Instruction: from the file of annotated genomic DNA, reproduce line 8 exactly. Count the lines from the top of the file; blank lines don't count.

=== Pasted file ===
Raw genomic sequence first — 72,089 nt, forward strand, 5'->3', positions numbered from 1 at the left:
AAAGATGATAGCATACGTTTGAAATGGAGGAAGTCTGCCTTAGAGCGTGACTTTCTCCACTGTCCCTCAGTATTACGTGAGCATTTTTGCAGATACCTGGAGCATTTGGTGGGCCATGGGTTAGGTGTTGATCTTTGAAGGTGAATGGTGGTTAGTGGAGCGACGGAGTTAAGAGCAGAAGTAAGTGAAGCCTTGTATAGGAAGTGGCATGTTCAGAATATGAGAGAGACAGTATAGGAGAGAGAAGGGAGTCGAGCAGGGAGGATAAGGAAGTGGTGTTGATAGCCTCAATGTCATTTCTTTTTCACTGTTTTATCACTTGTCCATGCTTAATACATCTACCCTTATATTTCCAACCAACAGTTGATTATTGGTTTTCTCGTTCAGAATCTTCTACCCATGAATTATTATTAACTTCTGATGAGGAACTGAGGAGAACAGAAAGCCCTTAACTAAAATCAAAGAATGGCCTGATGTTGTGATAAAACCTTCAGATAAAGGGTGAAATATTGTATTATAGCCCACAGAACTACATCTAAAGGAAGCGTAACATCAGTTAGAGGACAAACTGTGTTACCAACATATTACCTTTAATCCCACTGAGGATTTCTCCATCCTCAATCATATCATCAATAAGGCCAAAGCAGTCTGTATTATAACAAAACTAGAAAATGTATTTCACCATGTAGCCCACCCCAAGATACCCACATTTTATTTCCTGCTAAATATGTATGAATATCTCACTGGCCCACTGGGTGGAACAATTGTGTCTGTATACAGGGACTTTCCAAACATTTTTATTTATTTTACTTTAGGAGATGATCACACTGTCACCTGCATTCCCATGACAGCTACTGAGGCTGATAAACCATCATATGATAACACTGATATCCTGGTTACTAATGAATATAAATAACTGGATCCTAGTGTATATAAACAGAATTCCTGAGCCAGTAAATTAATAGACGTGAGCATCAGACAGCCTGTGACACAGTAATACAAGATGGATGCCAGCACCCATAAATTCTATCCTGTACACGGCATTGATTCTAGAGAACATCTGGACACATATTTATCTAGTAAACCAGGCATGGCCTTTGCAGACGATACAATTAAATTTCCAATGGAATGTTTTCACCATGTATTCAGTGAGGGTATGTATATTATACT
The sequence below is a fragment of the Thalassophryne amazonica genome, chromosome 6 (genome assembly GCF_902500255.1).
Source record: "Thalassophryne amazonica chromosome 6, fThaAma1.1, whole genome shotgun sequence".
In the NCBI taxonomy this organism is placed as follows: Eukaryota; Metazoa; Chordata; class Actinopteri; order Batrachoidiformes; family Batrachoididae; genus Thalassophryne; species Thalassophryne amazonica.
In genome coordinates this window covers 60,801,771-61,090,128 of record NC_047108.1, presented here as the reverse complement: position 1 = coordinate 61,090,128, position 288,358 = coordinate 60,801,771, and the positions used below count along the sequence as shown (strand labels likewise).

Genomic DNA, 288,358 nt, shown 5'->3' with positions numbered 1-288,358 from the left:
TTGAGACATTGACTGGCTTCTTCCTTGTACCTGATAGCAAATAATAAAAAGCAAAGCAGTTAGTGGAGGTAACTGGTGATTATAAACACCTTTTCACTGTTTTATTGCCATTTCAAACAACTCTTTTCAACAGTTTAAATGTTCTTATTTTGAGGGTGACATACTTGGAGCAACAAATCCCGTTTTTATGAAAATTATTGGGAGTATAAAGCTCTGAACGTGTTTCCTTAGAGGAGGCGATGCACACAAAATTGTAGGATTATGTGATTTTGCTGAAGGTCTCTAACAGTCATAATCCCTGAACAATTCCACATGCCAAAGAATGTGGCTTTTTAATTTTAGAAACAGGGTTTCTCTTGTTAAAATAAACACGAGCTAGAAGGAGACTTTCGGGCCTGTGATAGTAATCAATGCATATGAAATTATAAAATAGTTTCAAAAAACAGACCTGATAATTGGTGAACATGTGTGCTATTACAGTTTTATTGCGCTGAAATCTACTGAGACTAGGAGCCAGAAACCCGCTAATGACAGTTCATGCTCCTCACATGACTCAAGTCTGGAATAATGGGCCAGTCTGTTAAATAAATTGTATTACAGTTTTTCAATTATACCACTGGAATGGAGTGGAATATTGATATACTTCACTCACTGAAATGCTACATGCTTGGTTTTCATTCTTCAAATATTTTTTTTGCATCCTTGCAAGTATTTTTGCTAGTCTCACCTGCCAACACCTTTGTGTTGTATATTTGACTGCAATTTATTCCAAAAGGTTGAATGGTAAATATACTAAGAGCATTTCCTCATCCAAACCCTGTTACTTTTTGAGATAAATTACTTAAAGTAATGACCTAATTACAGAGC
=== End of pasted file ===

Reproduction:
TTGAGACATTGACTGGCTTCTTCCTTGTACCTGATAGCAAATAATAAAAAGCAAAGCAGTTAGTGGAGGTAACTGGTGATTATAAACACCTTTTCACTGTTTTATTGCCATTTCAAACAACTCTTTTCAACAGTTTAAATGTTCTTATTTTGAGGGTGACATACTTGGAGCAACAAATCCCGTTTTTATGAAAATTATTGGGAGTATAAAGCTCTGAACGTGTTTCCTTAGAGGAGGCGATGCACACAAAATTGTAGGATTATGTGATTTTGCTGAAGGTCTCTAACAGTCATAATCCCTGAACAATTCCACATGCCAAAGAATGTGGCTTTTTAATTTTAGAAACAGGGTTTCTCTTGTTAAAATAAACACGAGCTAGAAGGAGACTTTCGGGCCTGTGATAGTAATCAATGCATATGAAATTATAAAATAGTTTCAAAAAACAGACCTGATAATTGGTGAACATGTGTGCTATTACAGTTTTATTGCGCTGAAATCTACTGAGACTAGGAGCCAGAAACCCGCTAATGACAGTTCATGCTCCTCACATGACTCAAGTCTGGAATAATGGGCCAGTCTGTTAAATAAATTGTATTACAGTTTTTCAATTATACCACTGGAATGGAGTGGAATATTGATATACTTCACTCACTGAAATGCTACATGCTTGGTTTTCATTCTTCAAATATTTTTTTTGCATCCTTGCAAGTATTTTTGCTAGTCTCACCTGCCAACACCTTTGTGTTGTATATTTGACTGCAATTTATTCCAAAAGGTTGAATGGTAAATATACTAAGAGCATTTCCTCATCCAAACCCTGTTACTTTTTGAGATAAATTACTTAAAGTAATGACCTAATTACAGAGC